Cherry Creek Falls, Central Cascades – Stevens Pass West, Department of Natural Resources

4 March 2016

Cherry Creek Falls, Central Cascades – Stevens Pass West, Department of Natural Resources

6.5 miles, 450 ft. climb to 705 ft. maximum elevation

The early arrival of spring has brought with it interesting weather patterns. I can’t say I’m surprised by the schizophrenic appearance of rain, hail, snow and sun. After all, we do live in the Pacific Northwest where it’s always damp, and this winter has been a record-breaking season of powdery white stuff falling from the skies. Now that it’s March, I think Little Hiking Buddy is ready to put away her snowshoes in search of crocuses, crickets and creepy crawlers emerging from their winter slumber. What better place to find all these signs of spring than a lowland hike at Cherry Creek Falls!

The half-hour drive to Cherry Creek Falls, located in Duvall, took me and LHB through familiar territory. This region, north of the Issaquah Alps, is known for its cycling-friendly roads that wind past bucolic farms set against the notable peaks of the Central Cascades. As we drove along the road, I recognized Snoqualmie Valley Trail, where I took my first solo long-distance trail ride last year; while LHB excitedly pointed out the u-pick berry farms the girls I visit each summer. Ironically, we haven’t been back to this area since October, during the family’s annual pumpkin picking and harvest carnival weekend. Even though Cherry Creek Falls was new for us to explore, it was nice to know our way around the area.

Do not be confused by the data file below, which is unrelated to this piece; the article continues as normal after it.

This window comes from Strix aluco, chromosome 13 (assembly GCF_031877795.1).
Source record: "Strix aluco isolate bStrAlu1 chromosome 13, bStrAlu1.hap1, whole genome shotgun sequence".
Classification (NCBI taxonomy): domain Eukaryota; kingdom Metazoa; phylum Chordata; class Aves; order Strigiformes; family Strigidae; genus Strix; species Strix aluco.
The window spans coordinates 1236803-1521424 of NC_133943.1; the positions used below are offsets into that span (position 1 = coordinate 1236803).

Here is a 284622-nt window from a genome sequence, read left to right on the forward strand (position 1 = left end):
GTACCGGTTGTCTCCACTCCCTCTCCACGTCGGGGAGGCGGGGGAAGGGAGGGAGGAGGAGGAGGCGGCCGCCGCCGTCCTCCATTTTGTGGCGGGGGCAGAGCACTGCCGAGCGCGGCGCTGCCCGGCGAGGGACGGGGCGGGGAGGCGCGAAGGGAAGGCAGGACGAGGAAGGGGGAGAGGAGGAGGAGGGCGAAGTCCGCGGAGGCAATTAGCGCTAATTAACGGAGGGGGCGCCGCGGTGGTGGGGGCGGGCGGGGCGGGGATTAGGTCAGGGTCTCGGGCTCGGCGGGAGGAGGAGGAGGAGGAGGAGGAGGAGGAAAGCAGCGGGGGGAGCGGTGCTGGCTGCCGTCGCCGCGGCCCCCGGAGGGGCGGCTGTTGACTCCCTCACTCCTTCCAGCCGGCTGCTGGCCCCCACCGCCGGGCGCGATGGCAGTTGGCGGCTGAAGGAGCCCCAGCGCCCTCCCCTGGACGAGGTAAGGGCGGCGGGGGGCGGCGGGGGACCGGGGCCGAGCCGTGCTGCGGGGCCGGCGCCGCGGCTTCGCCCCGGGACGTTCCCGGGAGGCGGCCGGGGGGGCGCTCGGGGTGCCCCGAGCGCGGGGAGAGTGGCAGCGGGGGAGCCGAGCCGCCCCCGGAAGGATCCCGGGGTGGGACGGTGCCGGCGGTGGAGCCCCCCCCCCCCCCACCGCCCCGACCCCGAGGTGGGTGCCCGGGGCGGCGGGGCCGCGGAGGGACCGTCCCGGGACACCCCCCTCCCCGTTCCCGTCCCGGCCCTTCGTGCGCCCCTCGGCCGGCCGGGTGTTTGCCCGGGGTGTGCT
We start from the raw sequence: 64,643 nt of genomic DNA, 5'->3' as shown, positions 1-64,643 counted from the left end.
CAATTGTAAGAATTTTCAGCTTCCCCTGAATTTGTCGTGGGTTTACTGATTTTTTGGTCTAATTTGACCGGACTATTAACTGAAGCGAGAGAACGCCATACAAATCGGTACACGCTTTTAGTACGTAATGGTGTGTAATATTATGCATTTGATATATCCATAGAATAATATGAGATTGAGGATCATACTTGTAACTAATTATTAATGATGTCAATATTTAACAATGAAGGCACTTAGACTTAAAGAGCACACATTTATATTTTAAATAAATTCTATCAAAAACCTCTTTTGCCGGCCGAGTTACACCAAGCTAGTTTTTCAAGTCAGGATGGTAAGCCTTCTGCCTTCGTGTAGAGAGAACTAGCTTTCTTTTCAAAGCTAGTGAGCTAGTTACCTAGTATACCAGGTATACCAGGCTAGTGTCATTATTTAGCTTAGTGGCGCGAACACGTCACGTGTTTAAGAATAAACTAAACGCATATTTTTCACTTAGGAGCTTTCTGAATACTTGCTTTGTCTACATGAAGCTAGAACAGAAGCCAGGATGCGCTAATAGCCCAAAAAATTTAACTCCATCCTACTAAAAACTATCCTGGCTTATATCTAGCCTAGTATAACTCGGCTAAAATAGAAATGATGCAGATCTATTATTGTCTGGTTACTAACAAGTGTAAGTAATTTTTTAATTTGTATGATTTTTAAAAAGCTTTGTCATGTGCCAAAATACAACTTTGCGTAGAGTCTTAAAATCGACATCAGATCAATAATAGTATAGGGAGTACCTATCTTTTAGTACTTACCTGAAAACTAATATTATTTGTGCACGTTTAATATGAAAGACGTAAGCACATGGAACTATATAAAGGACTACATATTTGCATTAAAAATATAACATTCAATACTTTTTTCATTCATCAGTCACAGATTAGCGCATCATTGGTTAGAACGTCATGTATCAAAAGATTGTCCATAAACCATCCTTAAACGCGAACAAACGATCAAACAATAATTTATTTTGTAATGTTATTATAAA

LHB and I made our way to the nondescript trailhead just after 9:30 am, where we quickly found the blue gate signaling the start of our day’s adventure. The initial half of the trail took us on an old road that traveled along private property. Tall mossy trees and thick brush encased our path through the swampy forest. Here, LHB wanted to make note of what she saw as well as what was needed for our daytrip with drawings and checklists. She also wanted to improve her navigational skills, so we spent time using her compass to point out our location and destination on the map. Although we were slow going on this easy section, it was time well-used to see LHB so engaged in discovering the outdoors.

 


We encountered the first of two abandoned vehicles not long into our trek. This destroyed car from long ago now exists as a landmark for hikers to pinpoint the distance traveled. LHB was bewildered by the placement of the moss-laden wreckage, until she realized it was upside down. Many questions and, of course, a safety lesson ensued. From there, we veered right at the junction and made our way down a trail towards the creek itself. The landscape quickly transformed from forest setting – typical of our weekly mountain adventures throughout the Cascades – into a bog oozing with thick mud and canvassed in even more moss. LHB likened the spindly green canopies she passed under as rib cages of spooky skeletons. It didn’t help her vivid imagination to see spiders large and small floating through branches as well as wiggly worms emerging from the earth. She quite enjoyed the haunted ambiance.